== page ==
A&S Judging: Mead Criteria / Packaging?

damaris damaris at geocities.com
Wed Oct 23 14:40:13 PDT 1996

Gunnora Hallakarva wrote:

> For example, on a bottle of mead.  (Caveat!! I'm not a brewer! I am a
> dedicated mead DRINKER, and I live with a very good brewer, whose work I
> have observed, however.  A real, expert brewer should be one of the ones to
> set real standards for brewing mead!  These are suggestions!)
> (1) Appearance.  Mead should be clear.  Hunks of pulp or dead yeast bodies
> should not be drifting along inside the bottle like Mississippi river mud.
> Pectin streamers should not make the fluid cloudy. (The remedy for cloudy
> mead is racking several times.  Bad pectin may require addition of
> pectinase: in period an herb called alecost was added for this puropose.)
> (2) Color.  There really isn't a standard color for mead.  Most meads will
> vary from a pale straw yellow through various shades of amber or gold, and
> depending on fruit or spices added, may be brown, red, or even have a purple
> or blue cast.
> (3) Aroma.  Mead should have a nose that includes honey and possibly floral
> or fruit notes.  Some meads will have various spicy odors as well.  It
> should not smell like new bread or like yeast.  There should not be a
> vinegar odor.
> (4) Flavor.  Mead should be aged enough to have a smooth flavor. Aging
> should have proceeded long enough to allow all additive flavors to blend
> smoothly.  There should not be a yeasty flavor.  There should not be vinegar
> flavors.  There should not be a raw alcohol bite in a properly aged brew.
>         (A) Dry mead.  Should not taste sweet, or leave a sticky, sweet
> flavor on the tongue.  Dry meads should be judged much like a white wine,
> and should have most of the same characteristics.
>         (B) Sweet mead.  Should not be syrupy; ie, the acid balance needs to
> be such that the mead tastes sweet, but doesn't leave a syrupy taste on the
> tongue.
> (5) Documentation.  Give the recipe used.  Note where you got the recipe;
> is it one you made up, one that is period that you got from (fill in the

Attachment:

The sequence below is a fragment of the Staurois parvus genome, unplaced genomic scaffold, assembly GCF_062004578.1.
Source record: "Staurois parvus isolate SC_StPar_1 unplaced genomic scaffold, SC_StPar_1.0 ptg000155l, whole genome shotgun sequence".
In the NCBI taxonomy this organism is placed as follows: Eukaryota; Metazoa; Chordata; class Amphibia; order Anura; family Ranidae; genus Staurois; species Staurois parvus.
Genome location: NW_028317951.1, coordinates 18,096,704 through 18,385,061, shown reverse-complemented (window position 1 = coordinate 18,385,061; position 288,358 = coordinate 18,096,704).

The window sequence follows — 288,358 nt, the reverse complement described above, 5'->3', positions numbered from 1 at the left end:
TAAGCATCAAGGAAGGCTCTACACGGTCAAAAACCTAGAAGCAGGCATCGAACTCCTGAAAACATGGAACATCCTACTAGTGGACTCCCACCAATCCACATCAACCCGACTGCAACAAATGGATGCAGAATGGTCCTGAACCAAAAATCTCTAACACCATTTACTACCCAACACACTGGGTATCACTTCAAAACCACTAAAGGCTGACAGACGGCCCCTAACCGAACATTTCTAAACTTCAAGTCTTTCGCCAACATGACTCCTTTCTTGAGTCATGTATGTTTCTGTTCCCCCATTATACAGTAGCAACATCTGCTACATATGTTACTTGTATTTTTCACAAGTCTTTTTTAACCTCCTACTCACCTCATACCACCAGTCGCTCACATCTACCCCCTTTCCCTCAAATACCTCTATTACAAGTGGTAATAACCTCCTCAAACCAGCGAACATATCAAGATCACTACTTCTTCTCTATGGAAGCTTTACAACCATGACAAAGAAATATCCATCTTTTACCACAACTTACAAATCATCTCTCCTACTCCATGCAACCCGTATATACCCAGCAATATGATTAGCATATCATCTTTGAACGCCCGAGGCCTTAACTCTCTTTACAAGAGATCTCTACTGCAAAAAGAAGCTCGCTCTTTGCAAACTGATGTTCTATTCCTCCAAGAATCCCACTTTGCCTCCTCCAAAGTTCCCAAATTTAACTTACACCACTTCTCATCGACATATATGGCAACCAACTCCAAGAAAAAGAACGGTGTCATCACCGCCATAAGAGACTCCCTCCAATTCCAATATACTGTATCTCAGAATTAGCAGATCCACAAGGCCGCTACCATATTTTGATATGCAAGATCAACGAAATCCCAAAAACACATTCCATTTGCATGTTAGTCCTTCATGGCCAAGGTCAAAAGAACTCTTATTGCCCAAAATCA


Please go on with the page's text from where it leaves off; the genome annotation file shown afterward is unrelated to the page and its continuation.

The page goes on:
> book title here), or one you have adapted from a period recipe, or one that
> you have adapted from someone else's recipe?  If it is not directly a period
> recipe, you should do enough research to know what a period mead recipe is,
> and it would be a good idea to compare the period recipe to yours:  how is
> yours different, why have you made changes, how is yours similar.
> Documentation should include your stillroom book (see next paragraph), and
> it's a good idea to explain where your brewing process was period, where it
> wasn't, and why you chose the non-period techniques etc.

Thanks darlin' for putting out these suggestions.  If I were to have to judge
(God forbid) I would have just had to: taste, hmm, this mead, A is better than 
mead B.  But another person might like the taste of mead B better than mead A.
> During the brewing process, you should keep a stillroom book.  This is a
> record that includes: your orignial ingredients, the procedure you followed,
> temperatures, when you pitched your yeast, what kind of yeast, etc.  You
> should treat this book rather like a lab notebook.  As the fermentation
> progresses, keep notes.  Note when you racked the brew.  Note if you add
> more sugar or honey later.  If you taste the brew along the way, record the
> date and your impressions.  Note down everything you add to the brew and the
> date it was added. It serves to show what exactly you did, and also it
> allows you (and others) to exactly re-create this exact type of brew again
> in the future.

I can't say enough good about this suggestion.  Not only do you know what is 
good.  You know what NOT to do again.  (believe it or not I have a few of those)
This not only is an art but a science.  And those of you mundanely involved in
the sciences as I am probably have to keep a notebook. 
Damaris of Greenhill /mka Susan Wieland
"Mead brewer extrodinaire"
---Azure, three labryses in pall inverted hafts to center
within a bordure or---

A great many people think they are thinking when they are
only rearranging their prejudices.  William James.

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